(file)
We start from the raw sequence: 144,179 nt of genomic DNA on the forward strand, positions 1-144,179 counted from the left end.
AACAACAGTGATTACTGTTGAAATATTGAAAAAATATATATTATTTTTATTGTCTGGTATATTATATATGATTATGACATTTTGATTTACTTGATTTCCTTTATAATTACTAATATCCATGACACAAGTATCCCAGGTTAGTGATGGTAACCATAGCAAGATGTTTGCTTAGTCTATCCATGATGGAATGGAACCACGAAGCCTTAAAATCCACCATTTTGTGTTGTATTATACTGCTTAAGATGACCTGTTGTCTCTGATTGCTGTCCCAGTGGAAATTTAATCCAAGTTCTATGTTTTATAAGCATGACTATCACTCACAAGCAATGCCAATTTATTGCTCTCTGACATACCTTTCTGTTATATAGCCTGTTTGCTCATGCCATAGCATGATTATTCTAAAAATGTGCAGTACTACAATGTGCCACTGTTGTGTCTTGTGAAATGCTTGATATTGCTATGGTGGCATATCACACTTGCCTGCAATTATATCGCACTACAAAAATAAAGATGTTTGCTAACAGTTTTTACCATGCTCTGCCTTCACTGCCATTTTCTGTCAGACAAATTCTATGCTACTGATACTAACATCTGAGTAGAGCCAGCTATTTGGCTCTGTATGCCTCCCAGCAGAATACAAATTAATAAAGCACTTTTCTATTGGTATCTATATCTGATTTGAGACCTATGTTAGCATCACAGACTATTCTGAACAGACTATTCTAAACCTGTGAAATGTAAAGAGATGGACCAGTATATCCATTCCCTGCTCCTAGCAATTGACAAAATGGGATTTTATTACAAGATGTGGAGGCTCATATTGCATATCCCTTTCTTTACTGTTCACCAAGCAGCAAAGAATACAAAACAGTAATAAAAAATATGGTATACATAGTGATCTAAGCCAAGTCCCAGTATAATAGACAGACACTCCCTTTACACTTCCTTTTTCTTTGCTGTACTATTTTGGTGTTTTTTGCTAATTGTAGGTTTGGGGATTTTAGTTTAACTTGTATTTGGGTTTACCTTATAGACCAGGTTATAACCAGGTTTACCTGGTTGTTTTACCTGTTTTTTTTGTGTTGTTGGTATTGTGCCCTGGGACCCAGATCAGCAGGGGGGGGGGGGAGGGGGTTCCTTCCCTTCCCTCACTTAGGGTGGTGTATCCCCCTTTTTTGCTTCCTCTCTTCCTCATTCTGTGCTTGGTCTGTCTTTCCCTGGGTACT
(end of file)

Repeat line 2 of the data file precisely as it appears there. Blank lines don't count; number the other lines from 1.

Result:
AACAACAGTGATTACTGTTGAAATATTGAAAAAATATATATTATTTTTATTGTCTGGTATATTATATATGATTATGACATTTTGATTTACTTGATTTCCTTTATAATTACTAATATCCATGACACAAGTATCCCAGGTTAGTGATGGTAACCATAGCAAGATGTTTGCTTAGTCTATCCATGATGGAATGGAACCACGAAGCCTTAAAATCCACCATTTTGTGTTGTATTATACTGCTTAAGATGACCTGTTGTCTCTGATTGCTGTCCCAGTGGAAATTTAATCCAAGTTCTATGTTTTATAAGCATGACTATCACTCACAAGCAATGCCAATTTATTGCTCTCTGACATACCTTTCTGTTATATAGCCTGTTTGCTCATGCCATAGCATGATTATTCTAAAAATGTGCAGTACTACAATGTGCCACTGTTGTGTCTTGTGAAATGCTTGATATTGCTATGGTGGCATATCACACTTGCCTGCAATTATATCGCACTACAAAAATAAAGATGTTTGCTAACAGTTTTTACCATGCTCTGCCTTCACTGCCATTTTCTGTCAGACAAATTCTATGCTACTGATACTAACATCTGAGTAGAGCCAGCTATTTGGCTCTGTATGCCTCCCAGCAGAATACAAATTAATAAAGCACTTTTCTATTGGTATCTATATCTGATTTGAGACCTATGTTAGCATCACAGACTATTCTGAACAGACTATTCTAAACCTGTGAAATGTAAAGAGATGGACCAGTATATCCATTCCCTGCTCCTAGCAATTGACAAAATGGGATTTTATTACAAGATGTGGAGGCTCATATTGCATATCCCTTTCTTTACTGTTCACCAAGCAGCAAAGAATACAAAACAGTAATAAAAAATATGGTATACATAGTGATCTAAGCCAAGTCCCAGTATAATAGACAGACACTCCCTTTACACTTCCTTTTTCTTTGCTGTACTATTTTGGTGTTTTTTGCTAATTGTAGGTTTGGGGATTTTAGTTTAACTTGTATTTGGGTTTACCTTATAGACCAGGTTATAACCAGGTTTACCTGGTTGTTTTACCTGTTTTTTTTGTGTTGTTGGTATTGTGCCCTGGGACCCAGATCAGCAGGGGGGGGGGGGAGGGGGTTCCTTCCCTTCCCTCACTTAGGGTGGTGTATCCCCCTTTTTTGCTTCCTCTCTTCCTCATTCTGTGCTTGGTCTGTCTTTCCCTGGGTACT